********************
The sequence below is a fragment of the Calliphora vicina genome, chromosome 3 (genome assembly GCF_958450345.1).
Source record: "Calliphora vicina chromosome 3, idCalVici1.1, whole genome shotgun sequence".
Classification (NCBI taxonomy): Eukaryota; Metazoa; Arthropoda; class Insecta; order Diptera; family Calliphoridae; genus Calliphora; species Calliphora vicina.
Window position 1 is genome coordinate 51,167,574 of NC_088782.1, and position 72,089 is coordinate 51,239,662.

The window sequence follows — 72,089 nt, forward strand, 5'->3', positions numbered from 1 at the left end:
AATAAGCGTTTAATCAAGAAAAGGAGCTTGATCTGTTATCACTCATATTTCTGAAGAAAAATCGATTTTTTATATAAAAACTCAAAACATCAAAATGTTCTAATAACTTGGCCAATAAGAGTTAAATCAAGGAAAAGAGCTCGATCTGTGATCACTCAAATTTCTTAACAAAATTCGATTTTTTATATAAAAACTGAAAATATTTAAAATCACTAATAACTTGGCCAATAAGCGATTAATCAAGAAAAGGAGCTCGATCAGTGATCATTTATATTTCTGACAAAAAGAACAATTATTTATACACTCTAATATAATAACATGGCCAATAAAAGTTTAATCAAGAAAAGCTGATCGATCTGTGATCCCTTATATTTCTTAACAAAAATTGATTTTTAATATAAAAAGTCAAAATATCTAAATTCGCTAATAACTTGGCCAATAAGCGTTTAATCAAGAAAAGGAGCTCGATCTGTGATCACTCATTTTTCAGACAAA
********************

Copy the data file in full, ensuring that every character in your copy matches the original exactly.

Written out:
The sequence below is a fragment of the Calliphora vicina genome, chromosome 3 (genome assembly GCF_958450345.1).
Source record: "Calliphora vicina chromosome 3, idCalVici1.1, whole genome shotgun sequence".
Classification (NCBI taxonomy): Eukaryota; Metazoa; Arthropoda; class Insecta; order Diptera; family Calliphoridae; genus Calliphora; species Calliphora vicina.
Window position 1 is genome coordinate 51,167,574 of NC_088782.1, and position 72,089 is coordinate 51,239,662.

The window sequence follows — 72,089 nt, forward strand, 5'->3', positions numbered from 1 at the left end:
AATAAGCGTTTAATCAAGAAAAGGAGCTTGATCTGTTATCACTCATATTTCTGAAGAAAAATCGATTTTTTATATAAAAACTCAAAACATCAAAATGTTCTAATAACTTGGCCAATAAGAGTTAAATCAAGGAAAAGAGCTCGATCTGTGATCACTCAAATTTCTTAACAAAATTCGATTTTTTATATAAAAACTGAAAATATTTAAAATCACTAATAACTTGGCCAATAAGCGATTAATCAAGAAAAGGAGCTCGATCAGTGATCATTTATATTTCTGACAAAAAGAACAATTATTTATACACTCTAATATAATAACATGGCCAATAAAAGTTTAATCAAGAAAAGCTGATCGATCTGTGATCCCTTATATTTCTTAACAAAAATTGATTTTTAATATAAAAAGTCAAAATATCTAAATTCGCTAATAACTTGGCCAATAAGCGTTTAATCAAGAAAAGGAGCTCGATCTGTGATCACTCATTTTTCAGACAAA